Gen. Austin Scott Miller, commander of US Forces Afghanistan and NATO’s Resolute Support Mission, confirmed Sunday that the US has begun to withdraw troops from the country in local areas.
“All of our forces are now preparing to retrograde. Officially the notification date will be the first of May, but at the same time as we start taking local actions we have already begun that,” Miller told reporters when asked at a news conference in Kabul, Afghanistan, if the American withdrawal from bases had begun.
CNN previously reported that US military withdrawal from Afghanistan was underway with equipment being packed and shipped out, according to three defense officials. President Joe Biden announced his decision to end America’s longest war earlier this month, arguing that the decades-long conflict no longer aligned with American priorities. The deadline the President has set for troops to withdraw is absolute – with no potential for an extension based on worsening conditions on the ground.
Miller also said that the US bases in Afghanistan will be given “primarily” to the Ministry of Defense and other Afghan forces, as well as some equipment.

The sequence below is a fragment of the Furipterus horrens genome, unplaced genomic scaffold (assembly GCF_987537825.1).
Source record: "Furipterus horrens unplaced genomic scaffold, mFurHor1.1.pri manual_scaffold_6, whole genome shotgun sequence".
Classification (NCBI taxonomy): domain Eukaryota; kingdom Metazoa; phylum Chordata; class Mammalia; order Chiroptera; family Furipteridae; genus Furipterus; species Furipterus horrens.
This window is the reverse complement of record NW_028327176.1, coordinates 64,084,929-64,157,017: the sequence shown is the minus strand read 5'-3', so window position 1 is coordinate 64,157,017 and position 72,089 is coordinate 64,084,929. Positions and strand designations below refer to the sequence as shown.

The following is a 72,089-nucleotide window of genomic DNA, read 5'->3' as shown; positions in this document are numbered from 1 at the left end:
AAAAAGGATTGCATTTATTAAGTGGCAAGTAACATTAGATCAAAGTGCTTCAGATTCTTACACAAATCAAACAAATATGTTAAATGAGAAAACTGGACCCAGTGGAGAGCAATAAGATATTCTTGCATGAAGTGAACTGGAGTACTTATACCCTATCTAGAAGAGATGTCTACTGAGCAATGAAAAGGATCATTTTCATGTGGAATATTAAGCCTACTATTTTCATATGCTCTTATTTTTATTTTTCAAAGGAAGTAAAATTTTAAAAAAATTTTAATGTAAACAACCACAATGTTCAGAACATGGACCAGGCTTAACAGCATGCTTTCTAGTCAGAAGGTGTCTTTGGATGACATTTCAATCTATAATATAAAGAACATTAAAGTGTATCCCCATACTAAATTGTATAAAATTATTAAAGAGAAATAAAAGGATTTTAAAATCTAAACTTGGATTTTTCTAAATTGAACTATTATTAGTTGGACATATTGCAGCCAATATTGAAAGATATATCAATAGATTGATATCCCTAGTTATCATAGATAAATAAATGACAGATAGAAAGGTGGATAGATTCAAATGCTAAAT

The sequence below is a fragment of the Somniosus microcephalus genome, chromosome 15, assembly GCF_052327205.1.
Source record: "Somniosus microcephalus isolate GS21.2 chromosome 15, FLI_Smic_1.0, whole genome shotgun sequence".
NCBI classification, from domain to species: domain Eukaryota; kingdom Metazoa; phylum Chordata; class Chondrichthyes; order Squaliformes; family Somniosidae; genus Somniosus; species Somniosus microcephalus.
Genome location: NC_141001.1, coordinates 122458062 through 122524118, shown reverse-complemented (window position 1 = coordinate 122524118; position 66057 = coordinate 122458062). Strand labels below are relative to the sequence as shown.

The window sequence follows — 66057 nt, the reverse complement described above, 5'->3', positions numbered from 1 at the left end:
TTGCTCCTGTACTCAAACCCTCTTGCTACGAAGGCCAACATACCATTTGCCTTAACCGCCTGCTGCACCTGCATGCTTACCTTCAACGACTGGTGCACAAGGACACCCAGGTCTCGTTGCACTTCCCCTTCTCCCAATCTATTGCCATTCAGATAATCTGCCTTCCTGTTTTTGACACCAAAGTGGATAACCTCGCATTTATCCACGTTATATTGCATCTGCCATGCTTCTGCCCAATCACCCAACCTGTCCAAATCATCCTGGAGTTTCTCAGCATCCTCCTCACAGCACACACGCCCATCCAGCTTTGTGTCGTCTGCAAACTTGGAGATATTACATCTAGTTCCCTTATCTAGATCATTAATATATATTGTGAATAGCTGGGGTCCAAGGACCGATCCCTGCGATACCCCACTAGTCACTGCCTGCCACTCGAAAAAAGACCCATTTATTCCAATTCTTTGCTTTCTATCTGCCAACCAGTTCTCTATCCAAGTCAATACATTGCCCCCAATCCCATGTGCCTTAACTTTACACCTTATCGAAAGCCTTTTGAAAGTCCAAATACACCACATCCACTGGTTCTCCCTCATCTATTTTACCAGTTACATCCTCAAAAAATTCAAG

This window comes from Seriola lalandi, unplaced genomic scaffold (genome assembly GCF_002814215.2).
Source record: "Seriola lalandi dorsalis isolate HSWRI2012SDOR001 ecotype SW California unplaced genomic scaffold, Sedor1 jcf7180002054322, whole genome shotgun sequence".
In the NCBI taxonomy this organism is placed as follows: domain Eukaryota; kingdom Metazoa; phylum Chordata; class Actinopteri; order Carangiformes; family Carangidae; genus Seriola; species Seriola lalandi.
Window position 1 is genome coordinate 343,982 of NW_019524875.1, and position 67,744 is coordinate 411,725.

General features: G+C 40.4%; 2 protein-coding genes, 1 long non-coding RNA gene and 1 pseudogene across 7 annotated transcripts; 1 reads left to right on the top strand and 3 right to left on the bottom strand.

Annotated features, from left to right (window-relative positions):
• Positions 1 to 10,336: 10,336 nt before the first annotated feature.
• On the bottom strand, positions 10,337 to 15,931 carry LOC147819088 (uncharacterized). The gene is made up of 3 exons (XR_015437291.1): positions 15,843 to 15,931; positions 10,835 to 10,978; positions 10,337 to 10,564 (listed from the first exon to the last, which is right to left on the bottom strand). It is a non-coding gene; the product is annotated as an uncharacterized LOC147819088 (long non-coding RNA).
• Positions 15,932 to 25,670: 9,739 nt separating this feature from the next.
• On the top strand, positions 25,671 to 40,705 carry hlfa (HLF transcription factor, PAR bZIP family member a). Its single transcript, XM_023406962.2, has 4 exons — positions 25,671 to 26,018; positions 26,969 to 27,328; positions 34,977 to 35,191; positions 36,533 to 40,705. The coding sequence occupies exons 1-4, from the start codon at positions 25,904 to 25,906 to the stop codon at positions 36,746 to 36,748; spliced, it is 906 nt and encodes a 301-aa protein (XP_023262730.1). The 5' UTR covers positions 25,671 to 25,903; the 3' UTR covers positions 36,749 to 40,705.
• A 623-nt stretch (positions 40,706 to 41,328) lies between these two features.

“There’s certain equipment that we must take back to our countries, that’s a requirement,” he said. “But wherever possible, if we do not have to, we are looking to ensure that the Afghan security forces have the bases, pieces of equipment, parts that are necessary for the functioning of the military.”
There is concern the drawdown of American troops from Afghanistan could cause the government in Kabul to collapse and the Taliban to return to power.
Gen. Frank McKenzie, commander of US Central Command, which includes the Middle East and Afghanistan, said Thursday that military planners are looking at ways to continue operations in the country following the withdrawal and in the short term bring in “additional resources” to support a safe draw down of troops.
Asked about the concern of Taliban violence, Miller said, “If the Taliban attack, US or any coalition forces, we will have a forceful response if our forces are attacked.” He also said the US would continue to monitor terrorism and would act when “appropriate.”
Miller said he has spoken with the Taliban Political Commission and that he told them “a return to violence, an effort to force a military decision, would be a tragedy for Afghanistan and the Afghan people.”
CNN’s Barbara Starr contributed to this report.